My two most memorable moments of my pregnancy with Dexter, without a shadow of doubt, were our 20 week scan and the first time Dave felt Dexter kick. Our 20 week scan was just incredible – honestly it still blows my mind the detail they were able to go into to inform us about how amazing our beautiful boy was; how he had long legs (just like his dad), how the roof of his mouth was perfectly formed, how healthy his heart was and how he was a he – there was certainly no mistaking that! We came home and filled balloons with blue confetti ready to do our gender reveal later. I remember that day, the day I really let myself believe I was going to be a mummy and that we would have a son. It was a week later that Dave felt Dexter kick and (now I’m crying as I remember this moment) what a night it was. I could feel Dexter kicking, as he always did on an evening, I’d spent the past few nights trying to see if Dave could feel him with no luck, but that night was the night. Dave patiently sat with his hand in the right place and the look on his face was the moment I knew. He looked at me, I looked at him and that was it, that magical moment – he had felt his son kick for the very first time. I think that moment is quite possibly the happiest moment of my life.

Our perfect pregnancy continued up to Monday 12thJune 2017 when at 23+5 my waters broke. I was rushed into hospital, pumped full of steroids to strengthen Dexter and we waited. I didn’t go into labour, Dexter was staying put and we had a scan each day that showed Dexter still hanging on with his little heart beating away. Unfortunately, at 9.20pm on Wednesday 14thJune at 24 weeks our beautiful boy gave up his fight and Dave and I heard those words no parents ever want to hear, ‘I’m sorry, but there is no heartbeat’. Words that will haunt us forever. Then on Thursday 15thJune 2017 at 3.58pm, Dexter Bear Hopkins was born, weighing 1lb 10oz of absolute pure perfection. He was every bit a baby, he really did have long legs and very much looked like his dad, he was our son and what a privilege it was to become his parents.

I don’t feel I need to go into the sheer and utter trauma that followed Dexter’s silent birth; the fear of holding a baby who was so tiny, the clouded fuzz of desperately trying to take photos and make a lifetime of memories, the coming home with empty arms staring at the nursery you’d just finished decorating, the desperate phone call to Mothercare praying they’d let you return your pram, the answering of questions like ‘Was labour easier because he wasn’t full term?’ (of which the answer is no – I still had contractions, I still had to deliver him and I still bled for weeks after), the planning and attending of your son’s funeral and then the acceptance that you now have to live your life knowing that you are a mum but you’re not able to fulfil your ‘mum duties’ that you had spent so long dreaming about and preparing for.

As I write this Dave and I have just suffered an early miscarriage – yet another blow on our road to having a baby that we will be able to bring home. But we’re ok and this is why…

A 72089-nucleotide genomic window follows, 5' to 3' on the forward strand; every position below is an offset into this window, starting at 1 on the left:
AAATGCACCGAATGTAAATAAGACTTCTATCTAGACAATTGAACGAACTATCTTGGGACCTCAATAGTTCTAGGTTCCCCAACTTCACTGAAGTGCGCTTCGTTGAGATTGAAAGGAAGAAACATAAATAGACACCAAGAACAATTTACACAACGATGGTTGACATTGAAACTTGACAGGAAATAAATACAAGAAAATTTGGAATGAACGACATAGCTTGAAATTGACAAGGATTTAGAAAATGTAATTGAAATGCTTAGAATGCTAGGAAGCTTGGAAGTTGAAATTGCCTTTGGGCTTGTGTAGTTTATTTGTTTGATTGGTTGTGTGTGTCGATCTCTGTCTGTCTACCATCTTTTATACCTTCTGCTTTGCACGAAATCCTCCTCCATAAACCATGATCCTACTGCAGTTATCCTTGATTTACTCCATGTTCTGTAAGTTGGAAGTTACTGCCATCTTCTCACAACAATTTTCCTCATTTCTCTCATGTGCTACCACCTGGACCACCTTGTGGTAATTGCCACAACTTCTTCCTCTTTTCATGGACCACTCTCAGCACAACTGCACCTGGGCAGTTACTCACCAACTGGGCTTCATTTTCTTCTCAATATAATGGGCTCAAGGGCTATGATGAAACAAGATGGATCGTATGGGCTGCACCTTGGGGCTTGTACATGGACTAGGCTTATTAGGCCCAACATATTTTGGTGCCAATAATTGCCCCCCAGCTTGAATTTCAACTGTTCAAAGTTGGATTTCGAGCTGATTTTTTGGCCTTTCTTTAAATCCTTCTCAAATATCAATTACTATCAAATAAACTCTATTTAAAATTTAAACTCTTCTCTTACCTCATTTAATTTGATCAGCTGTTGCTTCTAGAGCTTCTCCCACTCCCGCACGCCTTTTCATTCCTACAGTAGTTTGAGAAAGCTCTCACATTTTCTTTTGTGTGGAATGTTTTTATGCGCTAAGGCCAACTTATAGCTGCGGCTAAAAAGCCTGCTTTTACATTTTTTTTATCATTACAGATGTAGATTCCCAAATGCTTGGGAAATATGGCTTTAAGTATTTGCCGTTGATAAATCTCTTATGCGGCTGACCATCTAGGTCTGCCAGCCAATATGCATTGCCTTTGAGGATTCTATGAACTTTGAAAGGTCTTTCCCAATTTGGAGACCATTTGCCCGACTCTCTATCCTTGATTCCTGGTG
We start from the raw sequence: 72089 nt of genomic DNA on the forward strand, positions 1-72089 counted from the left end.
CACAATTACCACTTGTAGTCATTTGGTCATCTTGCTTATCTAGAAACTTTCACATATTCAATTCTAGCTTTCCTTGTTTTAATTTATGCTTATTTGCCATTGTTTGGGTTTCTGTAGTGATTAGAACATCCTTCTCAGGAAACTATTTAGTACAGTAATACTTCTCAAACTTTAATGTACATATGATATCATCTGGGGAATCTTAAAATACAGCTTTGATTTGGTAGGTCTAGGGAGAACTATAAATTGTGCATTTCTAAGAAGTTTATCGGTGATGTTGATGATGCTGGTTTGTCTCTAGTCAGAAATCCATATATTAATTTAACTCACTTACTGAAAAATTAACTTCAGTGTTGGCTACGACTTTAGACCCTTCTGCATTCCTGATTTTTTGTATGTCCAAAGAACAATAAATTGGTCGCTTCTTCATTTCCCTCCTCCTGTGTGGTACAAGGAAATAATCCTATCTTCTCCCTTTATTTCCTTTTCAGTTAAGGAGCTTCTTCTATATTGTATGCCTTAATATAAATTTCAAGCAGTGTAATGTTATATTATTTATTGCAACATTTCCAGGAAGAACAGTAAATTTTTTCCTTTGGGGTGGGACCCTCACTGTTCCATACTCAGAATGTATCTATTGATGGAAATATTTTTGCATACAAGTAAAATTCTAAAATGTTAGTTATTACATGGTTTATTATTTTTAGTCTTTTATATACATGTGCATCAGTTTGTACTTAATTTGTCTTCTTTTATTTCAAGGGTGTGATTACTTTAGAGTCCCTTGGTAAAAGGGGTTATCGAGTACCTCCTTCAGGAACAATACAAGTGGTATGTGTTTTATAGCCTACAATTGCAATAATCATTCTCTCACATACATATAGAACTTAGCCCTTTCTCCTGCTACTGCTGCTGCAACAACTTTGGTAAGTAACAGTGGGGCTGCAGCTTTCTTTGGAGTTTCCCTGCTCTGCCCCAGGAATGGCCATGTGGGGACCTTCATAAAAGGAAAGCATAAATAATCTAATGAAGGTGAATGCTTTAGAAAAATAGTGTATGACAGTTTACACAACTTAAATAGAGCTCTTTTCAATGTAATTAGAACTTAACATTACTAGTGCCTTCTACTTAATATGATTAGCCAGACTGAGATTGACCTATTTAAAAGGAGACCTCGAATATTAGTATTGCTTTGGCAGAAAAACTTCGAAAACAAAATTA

Yes, losing your baby and suffering other traumatic losses is horrendous, life-altering. It is well and truly shit. In the early days after losing Dexter, Dave and I would continually come back to the word ‘shit’, no other word felt right and that’s where the idea for my blog wadingthroughshit.com came from. But one thing I have come to learn since losing Dexter and the nine months that have followed is that although it is shit, it has also been filled with so much joy, so much love and so much kindness. I am so conscious that Dave and I are seen as ‘that sad couple that haven’t brought a baby home yet’ and although this is true, we are also so much more than that. We are the Ruth and Dave that are still so in love with each other it’s sickening (true story), we are the Ruth and Dave that want to create a legacy for Dexter so we do random acts of kindness regularly on behalf of him, we are the Ruth and Dave that love the finer things in life (him technology, me – any kind of Emma Bridgewater, Paperchase, Oliver Bonas – pretty sort of thing), we are the Ruth and Dave who try to be good friends, try to be kind, try to think of others and finally we are the Ruth and Dave that choose life; we are still happy, we still enjoy life and we still continue to make memories with the people that we love. Yes, our life is different now but Dexter figures in our life every single day, he is walking right alongside us and he will feature in every memory we make until the end of our days.

One thing I know is that there is always hope, and where there is hope, there is always love.

I’d like to take this opportunity to thank Elle for letting me share our story with you all. If I hadn’t lost Dexter than I wouldn’t have found Elle. Her zest for life, finding joy and still being able to find happiness is inspirational and I hope that this ‘Mum’s Voice Blog Series’ helps to break the taboo surrounding baby loss and make it feel less scary.


Ruth xxx